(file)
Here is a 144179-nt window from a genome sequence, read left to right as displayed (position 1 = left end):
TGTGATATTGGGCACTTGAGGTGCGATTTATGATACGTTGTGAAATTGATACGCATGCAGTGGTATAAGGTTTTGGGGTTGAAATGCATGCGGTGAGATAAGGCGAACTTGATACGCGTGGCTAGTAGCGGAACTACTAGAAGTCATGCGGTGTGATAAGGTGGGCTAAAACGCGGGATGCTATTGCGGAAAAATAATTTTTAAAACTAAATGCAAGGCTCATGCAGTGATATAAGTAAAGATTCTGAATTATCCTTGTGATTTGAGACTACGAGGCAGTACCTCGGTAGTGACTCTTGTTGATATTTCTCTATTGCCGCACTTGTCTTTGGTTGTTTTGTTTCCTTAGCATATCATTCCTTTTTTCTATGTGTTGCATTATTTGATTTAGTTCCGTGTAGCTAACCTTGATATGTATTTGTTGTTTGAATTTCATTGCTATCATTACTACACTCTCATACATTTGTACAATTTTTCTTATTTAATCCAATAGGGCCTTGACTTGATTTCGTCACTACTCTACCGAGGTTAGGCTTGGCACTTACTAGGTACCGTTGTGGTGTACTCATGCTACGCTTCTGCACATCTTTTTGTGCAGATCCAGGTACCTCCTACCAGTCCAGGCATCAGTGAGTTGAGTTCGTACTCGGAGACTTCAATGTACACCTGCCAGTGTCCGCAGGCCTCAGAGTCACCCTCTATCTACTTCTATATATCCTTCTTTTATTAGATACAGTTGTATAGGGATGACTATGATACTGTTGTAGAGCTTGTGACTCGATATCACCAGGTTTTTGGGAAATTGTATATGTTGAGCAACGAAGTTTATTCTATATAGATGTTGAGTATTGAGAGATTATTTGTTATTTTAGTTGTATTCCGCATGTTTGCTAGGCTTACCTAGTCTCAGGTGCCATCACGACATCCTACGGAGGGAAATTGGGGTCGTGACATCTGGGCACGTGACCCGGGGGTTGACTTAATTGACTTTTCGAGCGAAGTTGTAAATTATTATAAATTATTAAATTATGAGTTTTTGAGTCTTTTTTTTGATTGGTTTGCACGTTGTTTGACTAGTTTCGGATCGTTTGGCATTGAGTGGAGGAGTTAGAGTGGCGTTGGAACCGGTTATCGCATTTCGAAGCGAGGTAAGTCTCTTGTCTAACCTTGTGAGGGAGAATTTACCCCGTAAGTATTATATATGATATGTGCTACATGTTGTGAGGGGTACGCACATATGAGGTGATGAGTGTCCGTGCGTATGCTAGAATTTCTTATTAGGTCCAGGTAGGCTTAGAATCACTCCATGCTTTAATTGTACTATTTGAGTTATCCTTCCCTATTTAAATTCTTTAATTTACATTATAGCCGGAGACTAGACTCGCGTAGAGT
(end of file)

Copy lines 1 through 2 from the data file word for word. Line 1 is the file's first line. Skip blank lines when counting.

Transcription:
Here is a 144179-nt window from a genome sequence, read left to right as displayed (position 1 = left end):
TGTGATATTGGGCACTTGAGGTGCGATTTATGATACGTTGTGAAATTGATACGCATGCAGTGGTATAAGGTTTTGGGGTTGAAATGCATGCGGTGAGATAAGGCGAACTTGATACGCGTGGCTAGTAGCGGAACTACTAGAAGTCATGCGGTGTGATAAGGTGGGCTAAAACGCGGGATGCTATTGCGGAAAAATAATTTTTAAAACTAAATGCAAGGCTCATGCAGTGATATAAGTAAAGATTCTGAATTATCCTTGTGATTTGAGACTACGAGGCAGTACCTCGGTAGTGACTCTTGTTGATATTTCTCTATTGCCGCACTTGTCTTTGGTTGTTTTGTTTCCTTAGCATATCATTCCTTTTTTCTATGTGTTGCATTATTTGATTTAGTTCCGTGTAGCTAACCTTGATATGTATTTGTTGTTTGAATTTCATTGCTATCATTACTACACTCTCATACATTTGTACAATTTTTCTTATTTAATCCAATAGGGCCTTGACTTGATTTCGTCACTACTCTACCGAGGTTAGGCTTGGCACTTACTAGGTACCGTTGTGGTGTACTCATGCTACGCTTCTGCACATCTTTTTGTGCAGATCCAGGTACCTCCTACCAGTCCAGGCATCAGTGAGTTGAGTTCGTACTCGGAGACTTCAATGTACACCTGCCAGTGTCCGCAGGCCTCAGAGTCACCCTCTATCTACTTCTATATATCCTTCTTTTATTAGATACAGTTGTATAGGGATGACTATGATACTGTTGTAGAGCTTGTGACTCGATATCACCAGGTTTTTGGGAAATTGTATATGTTGAGCAACGAAGTTTATTCTATATAGATGTTGAGTATTGAGAGATTATTTGTTATTTTAGTTGTATTCCGCATGTTTGCTAGGCTTACCTAGTCTCAGGTGCCATCACGACATCCTACGGAGGGAAATTGGGGTCGTGACATCTGGGCACGTGACCCGGGGGTTGACTTAATTGACTTTTCGAGCGAAGTTGTAAATTATTATAAATTATTAAATTATGAGTTTTTGAGTCTTTTTTTTGATTGGTTTGCACGTTGTTTGACTAGTTTCGGATCGTTTGGCATTGAGTGGAGGAGTTAGAGTGGCGTTGGAACCGGTTATCGCATTTCGAAGCGAGGTAAGTCTCTTGTCTAACCTTGTGAGGGAGAATTTACCCCGTAAGTATTATATATGATATGTGCTACATGTTGTGAGGGGTACGCACATATGAGGTGATGAGTGTCCGTGCGTATGCTAGAATTTCTTATTAGGTCCAGGTAGGCTTAGAATCACTCCATGCTTTAATTGTACTATTTGAGTTATCCTTCCCTATTTAAATTCTTTAATTTACATTATAGCCGGAGACTAGACTCGCGTAGAGT